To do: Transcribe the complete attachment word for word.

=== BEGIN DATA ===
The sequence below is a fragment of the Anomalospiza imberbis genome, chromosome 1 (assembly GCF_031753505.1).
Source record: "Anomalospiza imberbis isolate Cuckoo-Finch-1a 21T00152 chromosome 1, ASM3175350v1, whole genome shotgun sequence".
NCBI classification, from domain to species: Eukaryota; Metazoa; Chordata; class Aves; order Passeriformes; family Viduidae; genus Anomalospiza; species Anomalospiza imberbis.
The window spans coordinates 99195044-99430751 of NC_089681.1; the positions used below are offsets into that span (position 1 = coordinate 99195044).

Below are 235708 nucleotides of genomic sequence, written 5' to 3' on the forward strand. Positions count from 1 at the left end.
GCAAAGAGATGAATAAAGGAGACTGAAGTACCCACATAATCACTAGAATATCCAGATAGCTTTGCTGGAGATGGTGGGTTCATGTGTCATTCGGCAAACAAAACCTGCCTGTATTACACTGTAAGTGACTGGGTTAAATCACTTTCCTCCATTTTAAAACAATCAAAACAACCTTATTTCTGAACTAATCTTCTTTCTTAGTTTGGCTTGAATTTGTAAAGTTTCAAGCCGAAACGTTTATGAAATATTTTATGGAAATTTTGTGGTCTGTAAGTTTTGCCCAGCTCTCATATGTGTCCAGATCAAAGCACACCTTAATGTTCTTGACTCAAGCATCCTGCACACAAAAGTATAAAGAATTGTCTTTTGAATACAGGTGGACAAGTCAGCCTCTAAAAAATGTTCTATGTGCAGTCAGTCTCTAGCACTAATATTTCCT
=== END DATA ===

The sequence below is a fragment of the Anomalospiza imberbis genome, chromosome 1 (assembly GCF_031753505.1).
Source record: "Anomalospiza imberbis isolate Cuckoo-Finch-1a 21T00152 chromosome 1, ASM3175350v1, whole genome shotgun sequence".
NCBI classification, from domain to species: Eukaryota; Metazoa; Chordata; class Aves; order Passeriformes; family Viduidae; genus Anomalospiza; species Anomalospiza imberbis.
The window spans coordinates 99195044-99430751 of NC_089681.1; the positions used below are offsets into that span (position 1 = coordinate 99195044).

Below are 235708 nucleotides of genomic sequence, written 5' to 3' on the forward strand. Positions count from 1 at the left end.
GCAAAGAGATGAATAAAGGAGACTGAAGTACCCACATAATCACTAGAATATCCAGATAGCTTTGCTGGAGATGGTGGGTTCATGTGTCATTCGGCAAACAAAACCTGCCTGTATTACACTGTAAGTGACTGGGTTAAATCACTTTCCTCCATTTTAAAACAATCAAAACAACCTTATTTCTGAACTAATCTTCTTTCTTAGTTTGGCTTGAATTTGTAAAGTTTCAAGCCGAAACGTTTATGAAATATTTTATGGAAATTTTGTGGTCTGTAAGTTTTGCCCAGCTCTCATATGTGTCCAGATCAAAGCACACCTTAATGTTCTTGACTCAAGCATCCTGCACACAAAAGTATAAAGAATTGTCTTTTGAATACAGGTGGACAAGTCAGCCTCTAAAAAATGTTCTATGTGCAGTCAGTCTCTAGCACTAATATTTCCT